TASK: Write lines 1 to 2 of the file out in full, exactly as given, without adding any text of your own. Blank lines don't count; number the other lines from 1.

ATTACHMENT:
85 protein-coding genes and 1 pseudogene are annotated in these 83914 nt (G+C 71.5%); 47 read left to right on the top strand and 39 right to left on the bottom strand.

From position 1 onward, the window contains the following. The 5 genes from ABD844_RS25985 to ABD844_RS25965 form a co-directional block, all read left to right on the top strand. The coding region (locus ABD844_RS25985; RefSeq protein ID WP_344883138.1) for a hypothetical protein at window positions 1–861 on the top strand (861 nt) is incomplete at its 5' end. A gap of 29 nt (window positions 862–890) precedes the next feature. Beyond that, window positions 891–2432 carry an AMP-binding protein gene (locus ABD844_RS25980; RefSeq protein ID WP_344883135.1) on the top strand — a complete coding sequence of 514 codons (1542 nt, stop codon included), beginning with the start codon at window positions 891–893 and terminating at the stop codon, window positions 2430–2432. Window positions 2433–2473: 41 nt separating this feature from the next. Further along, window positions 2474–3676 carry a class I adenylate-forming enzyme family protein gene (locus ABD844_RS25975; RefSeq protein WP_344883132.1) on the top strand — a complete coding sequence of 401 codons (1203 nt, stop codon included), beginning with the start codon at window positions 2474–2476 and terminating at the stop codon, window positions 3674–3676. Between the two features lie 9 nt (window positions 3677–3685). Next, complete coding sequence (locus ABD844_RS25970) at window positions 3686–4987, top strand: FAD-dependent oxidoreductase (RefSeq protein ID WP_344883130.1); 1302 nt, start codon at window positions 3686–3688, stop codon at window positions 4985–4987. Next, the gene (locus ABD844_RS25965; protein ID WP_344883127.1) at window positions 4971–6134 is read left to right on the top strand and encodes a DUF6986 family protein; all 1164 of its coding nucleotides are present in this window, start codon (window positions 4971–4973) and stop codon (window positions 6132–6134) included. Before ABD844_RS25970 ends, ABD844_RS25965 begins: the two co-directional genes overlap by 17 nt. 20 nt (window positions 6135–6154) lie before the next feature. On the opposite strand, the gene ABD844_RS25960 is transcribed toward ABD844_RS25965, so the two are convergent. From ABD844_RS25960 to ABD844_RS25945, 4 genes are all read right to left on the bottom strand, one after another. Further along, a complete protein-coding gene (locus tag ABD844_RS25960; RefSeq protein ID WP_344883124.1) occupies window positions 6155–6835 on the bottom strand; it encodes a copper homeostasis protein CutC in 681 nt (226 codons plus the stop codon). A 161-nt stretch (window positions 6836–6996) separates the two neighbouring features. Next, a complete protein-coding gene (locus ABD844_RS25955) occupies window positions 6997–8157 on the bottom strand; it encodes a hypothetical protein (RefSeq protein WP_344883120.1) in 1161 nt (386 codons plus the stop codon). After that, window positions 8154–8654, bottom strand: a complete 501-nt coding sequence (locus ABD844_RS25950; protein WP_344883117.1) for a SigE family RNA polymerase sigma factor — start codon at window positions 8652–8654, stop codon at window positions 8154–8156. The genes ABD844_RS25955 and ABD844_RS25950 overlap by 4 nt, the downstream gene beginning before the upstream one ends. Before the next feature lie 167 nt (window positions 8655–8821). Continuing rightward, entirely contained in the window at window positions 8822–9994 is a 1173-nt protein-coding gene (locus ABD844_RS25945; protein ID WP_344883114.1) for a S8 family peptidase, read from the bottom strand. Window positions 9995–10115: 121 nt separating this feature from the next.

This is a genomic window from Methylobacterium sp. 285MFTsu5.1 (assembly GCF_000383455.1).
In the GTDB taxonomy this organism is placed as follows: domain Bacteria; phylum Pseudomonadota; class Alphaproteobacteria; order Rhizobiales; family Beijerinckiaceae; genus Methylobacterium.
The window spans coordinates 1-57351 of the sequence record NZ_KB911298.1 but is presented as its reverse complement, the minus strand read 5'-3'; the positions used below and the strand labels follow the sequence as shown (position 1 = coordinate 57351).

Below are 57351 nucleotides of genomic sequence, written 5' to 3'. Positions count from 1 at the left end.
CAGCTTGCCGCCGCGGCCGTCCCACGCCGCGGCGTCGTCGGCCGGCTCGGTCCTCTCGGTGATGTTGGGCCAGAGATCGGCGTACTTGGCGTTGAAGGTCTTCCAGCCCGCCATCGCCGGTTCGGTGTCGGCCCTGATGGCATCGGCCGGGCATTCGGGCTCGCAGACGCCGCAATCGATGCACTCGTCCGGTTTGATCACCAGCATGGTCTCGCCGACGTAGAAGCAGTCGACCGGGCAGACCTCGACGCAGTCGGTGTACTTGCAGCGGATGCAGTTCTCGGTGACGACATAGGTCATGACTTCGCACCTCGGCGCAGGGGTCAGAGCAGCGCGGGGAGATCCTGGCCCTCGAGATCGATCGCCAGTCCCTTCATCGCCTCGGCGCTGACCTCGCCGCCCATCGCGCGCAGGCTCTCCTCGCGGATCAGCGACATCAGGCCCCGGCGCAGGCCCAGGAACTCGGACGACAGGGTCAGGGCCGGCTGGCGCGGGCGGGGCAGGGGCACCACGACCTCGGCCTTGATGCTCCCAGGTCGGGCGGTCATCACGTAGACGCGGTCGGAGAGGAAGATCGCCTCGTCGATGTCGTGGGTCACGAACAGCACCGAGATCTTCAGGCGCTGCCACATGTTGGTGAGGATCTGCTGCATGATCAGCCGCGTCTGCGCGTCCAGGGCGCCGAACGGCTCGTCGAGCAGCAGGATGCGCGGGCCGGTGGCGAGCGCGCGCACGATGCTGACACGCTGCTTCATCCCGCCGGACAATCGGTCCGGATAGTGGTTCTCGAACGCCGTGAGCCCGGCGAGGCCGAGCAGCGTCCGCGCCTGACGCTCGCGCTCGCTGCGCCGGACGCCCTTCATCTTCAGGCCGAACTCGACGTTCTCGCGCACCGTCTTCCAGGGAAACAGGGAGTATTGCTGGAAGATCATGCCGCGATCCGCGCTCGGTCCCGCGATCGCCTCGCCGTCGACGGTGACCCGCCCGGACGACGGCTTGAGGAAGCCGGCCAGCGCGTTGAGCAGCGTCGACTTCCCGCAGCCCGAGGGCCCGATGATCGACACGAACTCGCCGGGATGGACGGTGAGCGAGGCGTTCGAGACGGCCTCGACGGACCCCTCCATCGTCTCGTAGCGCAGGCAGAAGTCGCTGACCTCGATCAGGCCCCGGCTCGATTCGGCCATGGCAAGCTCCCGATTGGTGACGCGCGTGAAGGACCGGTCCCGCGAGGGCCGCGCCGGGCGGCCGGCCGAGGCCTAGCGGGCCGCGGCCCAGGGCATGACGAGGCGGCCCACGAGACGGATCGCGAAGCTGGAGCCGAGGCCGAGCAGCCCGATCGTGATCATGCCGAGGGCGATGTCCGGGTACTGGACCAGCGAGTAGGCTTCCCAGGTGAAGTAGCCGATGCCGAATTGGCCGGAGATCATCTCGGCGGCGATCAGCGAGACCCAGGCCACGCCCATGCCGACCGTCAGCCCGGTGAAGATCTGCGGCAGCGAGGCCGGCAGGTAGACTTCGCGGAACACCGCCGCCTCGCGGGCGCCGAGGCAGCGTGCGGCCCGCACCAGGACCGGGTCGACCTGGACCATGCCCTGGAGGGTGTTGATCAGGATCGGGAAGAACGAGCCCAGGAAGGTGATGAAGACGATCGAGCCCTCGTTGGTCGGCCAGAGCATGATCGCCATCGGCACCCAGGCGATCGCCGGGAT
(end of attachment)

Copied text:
85 protein-coding genes and 1 pseudogene are annotated in these 83914 nt (G+C 71.5%); 47 read left to right on the top strand and 39 right to left on the bottom strand.

From position 1 onward, the window contains the following. The 5 genes from ABD844_RS25985 to ABD844_RS25965 form a co-directional block, all read left to right on the top strand. The coding region (locus ABD844_RS25985; RefSeq protein ID WP_344883138.1) for a hypothetical protein at window positions 1–861 on the top strand (861 nt) is incomplete at its 5' end. A gap of 29 nt (window positions 862–890) precedes the next feature. Beyond that, window positions 891–2432 carry an AMP-binding protein gene (locus ABD844_RS25980; RefSeq protein ID WP_344883135.1) on the top strand — a complete coding sequence of 514 codons (1542 nt, stop codon included), beginning with the start codon at window positions 891–893 and terminating at the stop codon, window positions 2430–2432. Window positions 2433–2473: 41 nt separating this feature from the next. Further along, window positions 2474–3676 carry a class I adenylate-forming enzyme family protein gene (locus ABD844_RS25975; RefSeq protein WP_344883132.1) on the top strand — a complete coding sequence of 401 codons (1203 nt, stop codon included), beginning with the start codon at window positions 2474–2476 and terminating at the stop codon, window positions 3674–3676. Between the two features lie 9 nt (window positions 3677–3685). Next, complete coding sequence (locus ABD844_RS25970) at window positions 3686–4987, top strand: FAD-dependent oxidoreductase (RefSeq protein ID WP_344883130.1); 1302 nt, start codon at window positions 3686–3688, stop codon at window positions 4985–4987. Next, the gene (locus ABD844_RS25965; protein ID WP_344883127.1) at window positions 4971–6134 is read left to right on the top strand and encodes a DUF6986 family protein; all 1164 of its coding nucleotides are present in this window, start codon (window positions 4971–4973) and stop codon (window positions 6132–6134) included. Before ABD844_RS25970 ends, ABD844_RS25965 begins: the two co-directional genes overlap by 17 nt. 20 nt (window positions 6135–6154) lie before the next feature. On the opposite strand, the gene ABD844_RS25960 is transcribed toward ABD844_RS25965, so the two are convergent. From ABD844_RS25960 to ABD844_RS25945, 4 genes are all read right to left on the bottom strand, one after another. Further along, a complete protein-coding gene (locus tag ABD844_RS25960; RefSeq protein ID WP_344883124.1) occupies window positions 6155–6835 on the bottom strand; it encodes a copper homeostasis protein CutC in 681 nt (226 codons plus the stop codon). A 161-nt stretch (window positions 6836–6996) separates the two neighbouring features. Next, a complete protein-coding gene (locus ABD844_RS25955) occupies window positions 6997–8157 on the bottom strand; it encodes a hypothetical protein (RefSeq protein WP_344883120.1) in 1161 nt (386 codons plus the stop codon). After that, window positions 8154–8654, bottom strand: a complete 501-nt coding sequence (locus ABD844_RS25950; protein WP_344883117.1) for a SigE family RNA polymerase sigma factor — start codon at window positions 8652–8654, stop codon at window positions 8154–8156. The genes ABD844_RS25955 and ABD844_RS25950 overlap by 4 nt, the downstream gene beginning before the upstream one ends. Before the next feature lie 167 nt (window positions 8655–8821). Continuing rightward, entirely contained in the window at window positions 8822–9994 is a 1173-nt protein-coding gene (locus ABD844_RS25945; protein ID WP_344883114.1) for a S8 family peptidase, read from the bottom strand. Window positions 9995–10115: 121 nt separating this feature from the next.